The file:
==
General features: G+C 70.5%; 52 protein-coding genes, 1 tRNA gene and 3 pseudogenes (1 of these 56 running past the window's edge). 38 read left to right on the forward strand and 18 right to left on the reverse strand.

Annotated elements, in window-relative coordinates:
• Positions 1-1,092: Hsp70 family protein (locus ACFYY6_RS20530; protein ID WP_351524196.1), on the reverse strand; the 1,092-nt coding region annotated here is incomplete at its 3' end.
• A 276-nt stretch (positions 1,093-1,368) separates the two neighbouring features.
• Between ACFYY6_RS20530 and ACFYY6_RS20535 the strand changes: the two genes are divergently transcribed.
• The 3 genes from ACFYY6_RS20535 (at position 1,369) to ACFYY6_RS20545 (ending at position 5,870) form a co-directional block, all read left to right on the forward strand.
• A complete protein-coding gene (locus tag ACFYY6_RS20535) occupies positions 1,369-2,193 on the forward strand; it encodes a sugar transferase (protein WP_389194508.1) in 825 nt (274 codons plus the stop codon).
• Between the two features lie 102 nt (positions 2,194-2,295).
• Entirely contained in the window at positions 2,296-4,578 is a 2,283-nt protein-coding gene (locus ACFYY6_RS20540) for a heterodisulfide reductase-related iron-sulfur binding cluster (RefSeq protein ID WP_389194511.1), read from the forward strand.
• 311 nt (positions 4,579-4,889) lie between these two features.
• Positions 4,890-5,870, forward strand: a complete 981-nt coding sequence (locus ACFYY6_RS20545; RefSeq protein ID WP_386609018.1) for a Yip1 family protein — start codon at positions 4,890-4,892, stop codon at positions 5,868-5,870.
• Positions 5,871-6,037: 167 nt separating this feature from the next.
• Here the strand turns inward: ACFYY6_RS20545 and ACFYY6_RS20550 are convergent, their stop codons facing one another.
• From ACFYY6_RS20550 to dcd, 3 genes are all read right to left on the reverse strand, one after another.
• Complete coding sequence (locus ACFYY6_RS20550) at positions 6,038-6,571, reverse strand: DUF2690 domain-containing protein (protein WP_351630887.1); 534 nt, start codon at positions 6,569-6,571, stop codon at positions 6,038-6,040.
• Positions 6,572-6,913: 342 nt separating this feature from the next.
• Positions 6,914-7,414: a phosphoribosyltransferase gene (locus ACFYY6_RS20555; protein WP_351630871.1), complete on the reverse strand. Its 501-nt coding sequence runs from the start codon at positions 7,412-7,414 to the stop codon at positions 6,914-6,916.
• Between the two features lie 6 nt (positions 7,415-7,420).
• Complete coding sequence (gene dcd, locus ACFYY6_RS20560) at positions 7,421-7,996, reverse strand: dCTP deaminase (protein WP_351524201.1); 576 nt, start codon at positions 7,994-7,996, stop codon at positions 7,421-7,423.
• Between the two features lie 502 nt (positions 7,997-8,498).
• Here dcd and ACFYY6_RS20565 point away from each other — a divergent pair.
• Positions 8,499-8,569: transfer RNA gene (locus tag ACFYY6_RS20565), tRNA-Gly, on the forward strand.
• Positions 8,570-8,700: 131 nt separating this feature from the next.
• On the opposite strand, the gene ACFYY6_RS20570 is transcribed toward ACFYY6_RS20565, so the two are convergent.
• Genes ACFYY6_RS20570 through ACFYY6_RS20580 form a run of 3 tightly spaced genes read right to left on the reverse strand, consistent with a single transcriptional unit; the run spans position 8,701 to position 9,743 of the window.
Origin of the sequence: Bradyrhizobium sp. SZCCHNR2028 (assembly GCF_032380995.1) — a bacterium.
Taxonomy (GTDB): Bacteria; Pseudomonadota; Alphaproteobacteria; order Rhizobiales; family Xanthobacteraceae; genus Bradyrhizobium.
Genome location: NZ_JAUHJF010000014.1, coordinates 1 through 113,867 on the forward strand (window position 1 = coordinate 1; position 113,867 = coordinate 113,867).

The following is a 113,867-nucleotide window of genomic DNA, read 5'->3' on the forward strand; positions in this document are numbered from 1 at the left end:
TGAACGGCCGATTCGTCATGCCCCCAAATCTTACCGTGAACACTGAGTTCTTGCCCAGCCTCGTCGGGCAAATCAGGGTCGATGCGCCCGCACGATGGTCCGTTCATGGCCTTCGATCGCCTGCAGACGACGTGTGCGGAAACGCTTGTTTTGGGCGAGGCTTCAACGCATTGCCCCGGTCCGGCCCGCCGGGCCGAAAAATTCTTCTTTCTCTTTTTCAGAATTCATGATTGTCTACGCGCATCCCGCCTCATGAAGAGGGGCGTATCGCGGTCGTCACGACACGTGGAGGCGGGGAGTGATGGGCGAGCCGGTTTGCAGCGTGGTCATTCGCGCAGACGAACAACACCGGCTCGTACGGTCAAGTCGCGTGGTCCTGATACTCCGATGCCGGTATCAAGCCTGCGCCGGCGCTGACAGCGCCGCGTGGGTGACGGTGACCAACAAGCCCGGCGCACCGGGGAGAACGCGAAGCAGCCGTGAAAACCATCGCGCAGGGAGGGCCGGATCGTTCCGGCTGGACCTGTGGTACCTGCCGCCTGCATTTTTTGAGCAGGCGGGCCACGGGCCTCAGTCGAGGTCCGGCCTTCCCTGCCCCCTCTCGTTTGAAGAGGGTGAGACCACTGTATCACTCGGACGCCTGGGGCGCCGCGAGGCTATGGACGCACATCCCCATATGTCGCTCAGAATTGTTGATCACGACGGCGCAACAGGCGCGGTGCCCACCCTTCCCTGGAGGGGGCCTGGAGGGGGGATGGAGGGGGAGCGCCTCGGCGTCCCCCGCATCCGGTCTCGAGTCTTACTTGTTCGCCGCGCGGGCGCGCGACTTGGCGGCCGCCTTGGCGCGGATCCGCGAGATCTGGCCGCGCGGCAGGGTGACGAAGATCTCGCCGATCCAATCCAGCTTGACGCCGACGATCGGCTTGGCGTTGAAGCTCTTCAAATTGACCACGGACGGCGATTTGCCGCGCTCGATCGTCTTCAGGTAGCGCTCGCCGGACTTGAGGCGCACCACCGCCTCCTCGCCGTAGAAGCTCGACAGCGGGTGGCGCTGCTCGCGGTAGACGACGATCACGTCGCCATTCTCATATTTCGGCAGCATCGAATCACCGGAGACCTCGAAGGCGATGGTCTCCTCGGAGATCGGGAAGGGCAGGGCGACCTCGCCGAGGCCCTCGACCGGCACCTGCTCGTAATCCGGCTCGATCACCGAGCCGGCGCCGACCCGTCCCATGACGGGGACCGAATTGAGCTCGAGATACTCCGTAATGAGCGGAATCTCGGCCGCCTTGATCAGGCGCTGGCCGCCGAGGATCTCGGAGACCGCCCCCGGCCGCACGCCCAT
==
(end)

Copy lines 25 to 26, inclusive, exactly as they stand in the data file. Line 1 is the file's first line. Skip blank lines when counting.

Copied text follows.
• Genes ACFYY6_RS20570 through ACFYY6_RS20580 form a run of 3 tightly spaced genes read right to left on the reverse strand, consistent with a single transcriptional unit; the run spans position 8,701 to position 9,743 of the window.
Origin of the sequence: Bradyrhizobium sp. SZCCHNR2028 (assembly GCF_032380995.1) — a bacterium.